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Blackjack Odds Generator

  1. #1
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    Blackjack Odds Generator

    I’ve started a fun Excel project: Blackjack Odds Generator.

    You’ve seen the blackjack charts that show you what to do if you have 6,6 and dealer shows a 4. I want to make a generator in Excel that allows you to see what choice you should make based on the odds.

    I’d also like to see the real odds—not just the recommended action Hit, Stand, Double, Split. I’d like to see how the odds change with 1 deck, 2, 4, 6, auto-shuffle, etc… I’d also like to see how the odds change when different rules are in play such as “Dealer hits soft 17”, “can split 1 time with Aces”, “Can split 2 times with Aces”, etc….

    The problem is, while my Excel skills rock, my stats do not. I vaguely remember “n choose k” binomial crap. I can even use PROB() function in Excel to some success.

    Any of you Stats geniuses want to walk through steps involved here with me? Respond to this post and let's see what ya got.

    Roger!

  2. #2
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    Re: Blackjack Odds Generator

    Hi Roger
    Not sure if you're still working on this, but here's an Excel Blackjack probability calculator that might help you on your way:
    http://xlcalibre.com/just-for-fun-bl...lity-in-excel/

  3. #3
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    Re: Blackjack Odds Generator

    Roger,

    I realize I'm replying to a very old post, but maybe you'll see this and you're still interested, and even if you're not, someone else in the future might see my reply and might benefit from my answer.

    Yes, I've seen those blackjack Basic Strategy charts. I think we all have. In fact, for many years I was somewhat of a blackjack "fan." I own more than 40 books on the subject!

    Anyway, many years ago I re-created those charts we all see in books. I did it through computer simulations. You don't have to know beans about "binomials" or the "PROB() function" you mentioned.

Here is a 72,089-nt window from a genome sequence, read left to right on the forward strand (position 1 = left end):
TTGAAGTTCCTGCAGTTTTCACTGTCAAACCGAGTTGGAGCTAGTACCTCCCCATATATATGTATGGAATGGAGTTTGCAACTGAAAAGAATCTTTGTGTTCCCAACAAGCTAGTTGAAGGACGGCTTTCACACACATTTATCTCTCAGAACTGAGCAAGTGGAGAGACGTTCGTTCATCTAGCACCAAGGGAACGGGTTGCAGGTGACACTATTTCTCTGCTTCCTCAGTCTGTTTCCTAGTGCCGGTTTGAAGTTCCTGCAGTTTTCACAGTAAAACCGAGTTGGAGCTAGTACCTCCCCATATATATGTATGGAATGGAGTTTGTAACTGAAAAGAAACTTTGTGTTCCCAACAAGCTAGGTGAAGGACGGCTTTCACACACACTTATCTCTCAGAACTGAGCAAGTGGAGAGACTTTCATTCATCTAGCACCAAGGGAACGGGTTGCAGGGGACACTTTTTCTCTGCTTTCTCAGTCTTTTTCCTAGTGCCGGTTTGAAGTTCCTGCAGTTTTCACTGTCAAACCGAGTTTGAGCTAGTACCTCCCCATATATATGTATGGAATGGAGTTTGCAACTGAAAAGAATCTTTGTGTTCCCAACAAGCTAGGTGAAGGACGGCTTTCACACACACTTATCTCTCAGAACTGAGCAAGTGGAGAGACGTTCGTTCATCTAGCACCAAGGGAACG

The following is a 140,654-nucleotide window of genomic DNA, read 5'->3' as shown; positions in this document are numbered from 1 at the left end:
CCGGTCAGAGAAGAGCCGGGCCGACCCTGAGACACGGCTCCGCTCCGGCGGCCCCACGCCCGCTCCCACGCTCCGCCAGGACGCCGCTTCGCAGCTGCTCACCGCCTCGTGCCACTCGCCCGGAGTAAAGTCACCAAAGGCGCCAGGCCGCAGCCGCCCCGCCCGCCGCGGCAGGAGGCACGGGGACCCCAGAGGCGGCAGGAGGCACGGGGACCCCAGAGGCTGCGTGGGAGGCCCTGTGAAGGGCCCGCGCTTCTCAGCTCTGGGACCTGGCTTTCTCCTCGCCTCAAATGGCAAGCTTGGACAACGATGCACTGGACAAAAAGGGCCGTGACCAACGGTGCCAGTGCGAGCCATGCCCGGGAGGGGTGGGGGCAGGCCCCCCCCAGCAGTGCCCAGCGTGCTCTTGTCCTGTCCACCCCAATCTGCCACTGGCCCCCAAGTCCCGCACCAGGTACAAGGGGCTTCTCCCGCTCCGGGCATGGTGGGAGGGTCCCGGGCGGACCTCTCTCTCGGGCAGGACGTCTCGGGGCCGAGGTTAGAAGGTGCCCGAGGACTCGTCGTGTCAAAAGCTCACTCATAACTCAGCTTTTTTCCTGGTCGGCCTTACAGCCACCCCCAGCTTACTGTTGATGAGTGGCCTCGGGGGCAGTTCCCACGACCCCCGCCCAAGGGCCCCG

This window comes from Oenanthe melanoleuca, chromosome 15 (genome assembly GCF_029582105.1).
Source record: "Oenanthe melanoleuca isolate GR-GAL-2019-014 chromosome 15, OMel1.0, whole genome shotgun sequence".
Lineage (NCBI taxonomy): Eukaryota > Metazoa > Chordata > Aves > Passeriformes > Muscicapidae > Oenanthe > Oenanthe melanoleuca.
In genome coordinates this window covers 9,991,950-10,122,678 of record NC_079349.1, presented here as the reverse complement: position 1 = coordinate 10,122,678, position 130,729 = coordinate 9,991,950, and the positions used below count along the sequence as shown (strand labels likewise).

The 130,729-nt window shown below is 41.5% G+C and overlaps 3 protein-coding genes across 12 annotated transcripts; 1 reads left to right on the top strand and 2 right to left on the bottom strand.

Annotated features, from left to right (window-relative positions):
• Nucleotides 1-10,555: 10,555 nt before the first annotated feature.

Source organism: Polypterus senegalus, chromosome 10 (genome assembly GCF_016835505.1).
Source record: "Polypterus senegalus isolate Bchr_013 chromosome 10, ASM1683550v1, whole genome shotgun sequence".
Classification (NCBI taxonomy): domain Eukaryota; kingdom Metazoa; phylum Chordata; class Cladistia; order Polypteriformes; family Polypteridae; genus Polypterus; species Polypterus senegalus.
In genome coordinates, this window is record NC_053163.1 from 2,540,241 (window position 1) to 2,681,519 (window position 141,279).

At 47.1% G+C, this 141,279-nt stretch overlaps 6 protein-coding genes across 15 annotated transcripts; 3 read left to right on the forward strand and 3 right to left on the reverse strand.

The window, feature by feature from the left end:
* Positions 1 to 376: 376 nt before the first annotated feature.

I simply simulated a blackjack game, with all of the black rules, number of decks used, options, etc. I then set up each possible "hand" and ran millions of simulations with each hand.

    For example.... if a player has two 8s against a dealer's 10, you're supposed to split right? Why? Well, because the blackjack charts say so. Okay, but I wanted to prove that for myself. So I set up that exact "scenario"... splitting two 8s against a 10, and let the computer play just that hand millions of times. I kept track of the number of wins, losses, and ties, but more importantly, I also kept track of the amount of money won/lost.

    I then did the same thing with two 8s and instead of splitting I hit that hand. Finally, I took two 8s and stood with it. Again, each hand was simulated millions of times.

    It turns out (as I remember) that two 8s against a 10 is a losing hand. No matter what you do your end result is going to be negative. But SPLITTING the 8s loses LESS money than hitting or standing... and THAT'S why it's the recommended play.

    Alas, I no longer have that program. Again, this was many years ago when I wrote it. (And it wasn't written using Excel.) Someday when I'm bored I should re-write it, this time with Excel and VBA. Unfortunately, I no longer have much of an interest in blackjack... too many other subjects and hobbies keep me busy.

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